The former township supervisor charged $230,000 on a public credit card over four years, according to a News-Democrat investigation in 2016 that led to an FBI probe and the eventual conviction of Hamilton. He often spent from $8,000 to as much as $10,000 in a single trip to a big box building supply store for items ranging from paint, tools, wood fixtures, cement, tractor tires and repairs on equipment stored at his company, Hamilton Construction.

    Read more here:

    Read more here:

    Read more here:

  3. Oh good, sounds like the big pink idiot is going to start another lawsuit.

    Just what we need.

  4. Steven

    Your comment defines stupidity.

    Cal made a lawful request.

    Lukasik and Kelly unlawfully denied it.

    Why: because it’s obvious that she collects a check for doing nothing.

    What’s her hourly rate?

    That would be very interesting and I bet you prefer keeping it in the club.

    Nevertheless to attack Andrew on this demonstrates that you are the fool.

  5. No Frank I’m not a fool.

    I am tired of all the clowns that are involved in the Algonquin township, including the big pink idiot.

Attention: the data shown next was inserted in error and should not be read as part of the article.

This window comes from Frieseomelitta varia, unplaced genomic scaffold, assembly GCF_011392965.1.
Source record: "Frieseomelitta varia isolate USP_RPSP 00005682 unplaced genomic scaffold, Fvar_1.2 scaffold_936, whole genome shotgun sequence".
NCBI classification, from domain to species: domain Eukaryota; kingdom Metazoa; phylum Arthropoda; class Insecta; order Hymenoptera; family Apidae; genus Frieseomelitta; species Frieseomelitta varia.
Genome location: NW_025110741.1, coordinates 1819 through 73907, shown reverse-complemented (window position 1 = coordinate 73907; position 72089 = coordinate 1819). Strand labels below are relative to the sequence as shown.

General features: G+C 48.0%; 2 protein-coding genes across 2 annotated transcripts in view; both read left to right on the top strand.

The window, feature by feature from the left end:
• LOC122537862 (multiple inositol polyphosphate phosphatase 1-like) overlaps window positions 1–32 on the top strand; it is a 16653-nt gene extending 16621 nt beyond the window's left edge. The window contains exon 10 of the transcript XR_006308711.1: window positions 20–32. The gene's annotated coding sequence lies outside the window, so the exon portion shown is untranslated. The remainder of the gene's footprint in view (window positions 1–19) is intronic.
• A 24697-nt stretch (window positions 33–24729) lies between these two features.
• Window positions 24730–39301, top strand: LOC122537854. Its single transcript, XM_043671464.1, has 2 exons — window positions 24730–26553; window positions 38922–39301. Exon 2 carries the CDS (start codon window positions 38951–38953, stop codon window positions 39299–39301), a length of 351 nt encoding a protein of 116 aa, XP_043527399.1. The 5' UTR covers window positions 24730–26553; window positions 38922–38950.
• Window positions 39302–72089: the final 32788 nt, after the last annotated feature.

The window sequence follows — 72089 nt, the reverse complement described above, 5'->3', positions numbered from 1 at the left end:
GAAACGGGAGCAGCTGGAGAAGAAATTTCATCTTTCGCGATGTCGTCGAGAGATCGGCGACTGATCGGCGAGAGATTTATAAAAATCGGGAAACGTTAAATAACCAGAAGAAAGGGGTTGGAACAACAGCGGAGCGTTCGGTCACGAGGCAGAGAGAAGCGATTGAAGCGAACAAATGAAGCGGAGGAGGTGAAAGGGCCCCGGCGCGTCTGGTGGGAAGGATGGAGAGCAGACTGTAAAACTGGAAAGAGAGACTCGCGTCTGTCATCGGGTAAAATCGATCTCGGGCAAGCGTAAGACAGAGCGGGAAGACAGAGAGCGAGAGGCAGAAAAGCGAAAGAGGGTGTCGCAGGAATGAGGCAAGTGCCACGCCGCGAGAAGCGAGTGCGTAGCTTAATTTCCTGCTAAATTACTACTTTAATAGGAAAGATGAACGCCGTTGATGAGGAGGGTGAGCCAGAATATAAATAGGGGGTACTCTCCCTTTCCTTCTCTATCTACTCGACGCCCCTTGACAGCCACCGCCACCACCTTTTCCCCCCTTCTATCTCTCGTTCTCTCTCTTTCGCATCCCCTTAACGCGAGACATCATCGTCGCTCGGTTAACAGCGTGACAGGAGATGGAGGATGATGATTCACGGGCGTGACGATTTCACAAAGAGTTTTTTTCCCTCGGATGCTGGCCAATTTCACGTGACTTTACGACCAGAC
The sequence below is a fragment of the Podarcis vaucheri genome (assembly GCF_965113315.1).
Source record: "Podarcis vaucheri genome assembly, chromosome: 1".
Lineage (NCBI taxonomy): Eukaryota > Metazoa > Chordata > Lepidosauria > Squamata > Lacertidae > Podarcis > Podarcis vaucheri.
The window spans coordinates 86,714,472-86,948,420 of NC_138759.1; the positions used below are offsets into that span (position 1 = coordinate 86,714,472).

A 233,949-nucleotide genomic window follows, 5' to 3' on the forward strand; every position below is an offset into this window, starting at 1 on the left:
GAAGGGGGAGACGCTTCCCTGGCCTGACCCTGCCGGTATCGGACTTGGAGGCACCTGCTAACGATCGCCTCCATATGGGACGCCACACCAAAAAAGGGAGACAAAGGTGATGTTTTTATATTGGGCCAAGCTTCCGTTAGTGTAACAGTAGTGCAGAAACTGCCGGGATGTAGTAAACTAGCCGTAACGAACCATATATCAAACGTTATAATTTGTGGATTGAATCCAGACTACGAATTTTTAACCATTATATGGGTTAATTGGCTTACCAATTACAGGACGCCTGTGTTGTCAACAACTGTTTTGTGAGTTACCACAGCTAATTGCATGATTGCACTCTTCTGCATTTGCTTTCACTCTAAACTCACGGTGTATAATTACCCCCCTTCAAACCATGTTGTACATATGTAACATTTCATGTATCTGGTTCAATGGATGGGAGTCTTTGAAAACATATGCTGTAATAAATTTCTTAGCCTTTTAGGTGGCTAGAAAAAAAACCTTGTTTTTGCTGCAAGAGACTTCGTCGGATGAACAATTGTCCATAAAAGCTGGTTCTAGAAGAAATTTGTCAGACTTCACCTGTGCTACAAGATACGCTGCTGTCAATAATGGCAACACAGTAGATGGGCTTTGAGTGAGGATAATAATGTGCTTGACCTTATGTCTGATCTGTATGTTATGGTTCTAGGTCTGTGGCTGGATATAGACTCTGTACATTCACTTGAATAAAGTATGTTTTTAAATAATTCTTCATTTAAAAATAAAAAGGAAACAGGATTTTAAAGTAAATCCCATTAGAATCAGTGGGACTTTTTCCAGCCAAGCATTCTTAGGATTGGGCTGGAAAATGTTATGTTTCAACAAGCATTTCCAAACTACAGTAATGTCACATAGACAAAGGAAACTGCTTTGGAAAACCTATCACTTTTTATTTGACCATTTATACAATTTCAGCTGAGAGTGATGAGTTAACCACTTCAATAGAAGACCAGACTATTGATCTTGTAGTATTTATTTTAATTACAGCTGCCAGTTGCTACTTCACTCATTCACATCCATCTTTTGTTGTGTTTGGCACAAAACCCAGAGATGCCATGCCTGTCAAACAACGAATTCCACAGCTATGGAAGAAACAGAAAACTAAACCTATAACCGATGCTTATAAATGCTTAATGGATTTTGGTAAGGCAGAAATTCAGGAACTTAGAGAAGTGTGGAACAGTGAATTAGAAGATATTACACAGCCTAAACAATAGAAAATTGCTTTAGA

I voted for him and am severly disappointed.

    I will not make that mistake again.

    He is costing us just as much as Bob Miller did, instead of his own pocket it is going into the pockets of the attys.

    None of them can get along, none of them are interested in running the township but are more involved in running their petty little squabbles that do nothing but cost the tax payers money.

    And the correct spelling is Stephen which is on the post.

    So now who is stupid.

  6. Frank

    Gasser claims to be a christian man, yet he is more focused on revenge than anything.

    Fired employees without due process.

    Can’t get along with anyone on the board.

    What happen to “turn the other cheek” and “Revenge is mine sayeth the Lord”.

    Some christian, he is so focused on being “right” that he can’t see the forest through the trees. Hypocritical to the nth degree.

  7. If your going to call someone out on correct English, you should know it.
    Christians, capitalize the word.